Grab a Seat (Literally, with a $500 Donation)

A crowdfunding campaign seeks $100,000 to restore the Miami Marine Stadium

Architecture East Preservation
Designed by Cuban-born architect Hilario Candela, completed in 1963, and forsaken after Hurricane Andrew in 1992, Miami's iconic Marine Stadium is poised for new life. (Courtesy Ken Hayden)
Designed by Cuban-born architect Hilario Candela, completed in 1963, and forsaken after Hurricane Andrew in 1992, Miami's iconic Marine Stadium is poised for new life. (Courtesy Ken Hayden)

The National Trust for Historic Preservation (NTHP) and Heineken have teamed up for a crowdfunding campaign to save the historic Miami Marine Stadium in Virginia Key. Heineken is offering up to $20,000 in matching funds towards the campaign’s total $100,000 flexible fundraising goal.

(Courtesy Adriana Tobon/Flickr)

(Courtesy Adriana Tobon/Flickr)

Funding from the campaign will go towards re-opening the venue and restoring it to its former glory, starting with replacing its 6,566 seats. The project will also require repairs the structure necessitated by to environmental damage and vandalism. Since its closure, the concrete stadium has been a popular site for skateboarders and graffiti artists, and it has been covered nearly top to bottom in spray paint. The campaign is offering photo prints of the best graffiti art as incentives for a $10 donation.


Miami Marine Stadium side-view current condition (Courtesy National Trust for Historic Preservation)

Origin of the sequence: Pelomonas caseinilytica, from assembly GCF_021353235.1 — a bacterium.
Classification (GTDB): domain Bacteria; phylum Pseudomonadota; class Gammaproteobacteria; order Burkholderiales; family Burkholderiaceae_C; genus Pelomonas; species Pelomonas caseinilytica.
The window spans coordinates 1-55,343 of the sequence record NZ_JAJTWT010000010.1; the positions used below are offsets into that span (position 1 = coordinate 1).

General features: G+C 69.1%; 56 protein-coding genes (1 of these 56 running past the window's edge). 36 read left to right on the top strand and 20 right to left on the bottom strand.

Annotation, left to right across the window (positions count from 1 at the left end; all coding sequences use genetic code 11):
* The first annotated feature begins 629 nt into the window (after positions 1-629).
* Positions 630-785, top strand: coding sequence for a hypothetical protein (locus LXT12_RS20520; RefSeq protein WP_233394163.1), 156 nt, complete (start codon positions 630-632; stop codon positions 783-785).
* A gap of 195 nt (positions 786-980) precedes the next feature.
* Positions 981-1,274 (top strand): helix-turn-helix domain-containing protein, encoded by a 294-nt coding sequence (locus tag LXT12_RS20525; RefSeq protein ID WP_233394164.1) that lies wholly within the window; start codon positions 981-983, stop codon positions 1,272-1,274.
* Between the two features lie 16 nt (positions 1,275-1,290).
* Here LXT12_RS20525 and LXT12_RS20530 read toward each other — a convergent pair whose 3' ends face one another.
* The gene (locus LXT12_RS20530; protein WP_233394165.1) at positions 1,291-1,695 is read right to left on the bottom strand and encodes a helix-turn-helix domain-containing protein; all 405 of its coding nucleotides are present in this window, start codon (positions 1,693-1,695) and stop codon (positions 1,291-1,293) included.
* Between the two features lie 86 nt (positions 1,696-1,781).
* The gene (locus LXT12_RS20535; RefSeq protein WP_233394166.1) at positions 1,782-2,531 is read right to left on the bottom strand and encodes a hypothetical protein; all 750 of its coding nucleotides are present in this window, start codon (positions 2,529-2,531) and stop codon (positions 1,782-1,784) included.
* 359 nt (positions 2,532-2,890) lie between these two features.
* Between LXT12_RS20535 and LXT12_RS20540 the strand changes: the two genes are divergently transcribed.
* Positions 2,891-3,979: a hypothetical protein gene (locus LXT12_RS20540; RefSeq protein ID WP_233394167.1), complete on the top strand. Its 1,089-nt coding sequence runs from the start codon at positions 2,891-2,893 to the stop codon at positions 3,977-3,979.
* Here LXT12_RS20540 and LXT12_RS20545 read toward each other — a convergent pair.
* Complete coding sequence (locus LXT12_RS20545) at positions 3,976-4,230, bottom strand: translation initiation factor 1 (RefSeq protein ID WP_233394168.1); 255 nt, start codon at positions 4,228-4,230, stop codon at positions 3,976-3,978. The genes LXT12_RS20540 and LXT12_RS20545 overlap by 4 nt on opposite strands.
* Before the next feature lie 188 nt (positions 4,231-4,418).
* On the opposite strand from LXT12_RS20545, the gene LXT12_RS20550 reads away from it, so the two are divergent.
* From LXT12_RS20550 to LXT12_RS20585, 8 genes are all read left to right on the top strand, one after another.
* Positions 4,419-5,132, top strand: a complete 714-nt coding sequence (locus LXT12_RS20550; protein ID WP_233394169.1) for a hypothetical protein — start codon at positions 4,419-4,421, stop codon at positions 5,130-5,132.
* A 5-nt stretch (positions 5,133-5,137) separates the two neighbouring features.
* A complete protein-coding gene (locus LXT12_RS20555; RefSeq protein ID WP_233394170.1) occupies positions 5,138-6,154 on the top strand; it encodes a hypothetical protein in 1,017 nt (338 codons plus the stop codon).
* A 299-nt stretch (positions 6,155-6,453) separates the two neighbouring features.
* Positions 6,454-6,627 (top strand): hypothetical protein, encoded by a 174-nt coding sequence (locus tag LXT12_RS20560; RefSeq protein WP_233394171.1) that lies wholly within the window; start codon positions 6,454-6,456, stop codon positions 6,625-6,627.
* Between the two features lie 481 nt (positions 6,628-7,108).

Miami Marine Stadium side-view current condition. (Courtesy National Trust for Historic Preservation)

Miami Marine Stadium was built in 1963 on Biscayne Bay as a venue for powerboat racing events. Later the stadium was also used for concerts from performers like the Rolling Stones and The Beach Boys and spectator sports like boxing. It was closed in 1992 in the wake of Hurricane Andrew when the structure was declared unsafe under Miami-Dade County building code.

(Courtesy Adrian Machanse)

(Courtesy Adrian Machanse)

The unique design of the stadium came from a 28-year-old architect named Hilario Candela, a recent immigrant from Cuba. It includes a span of cantilevered concrete as long as a football field that, which at the time of its building, was the longest in the world. The massive roof is anchored by concrete columns set as far back as possible so as to offer unobstructed views of the bay.

(Courtesy Rick Bravo)

(Courtesy Rick Bravo)

The NTHP has been working toward saving the stadium since 2009, when they added it to their 11 Most Endangered Historic Places list. In early 2016 it was the location of the Miami International Boat Show, marking the first official use of the stadium in over 20 year and bringing new awareness to the site.

(Arseni Varabyeu)

(Arseni Varabyeu)

The organization does not have an estimated date for the project to be finished, but according to the crowdfunding campaign, the removal of the seats is almost finished. They have also received $4 million from the City of Miami towards further improvements. More details on the campaign are available here.

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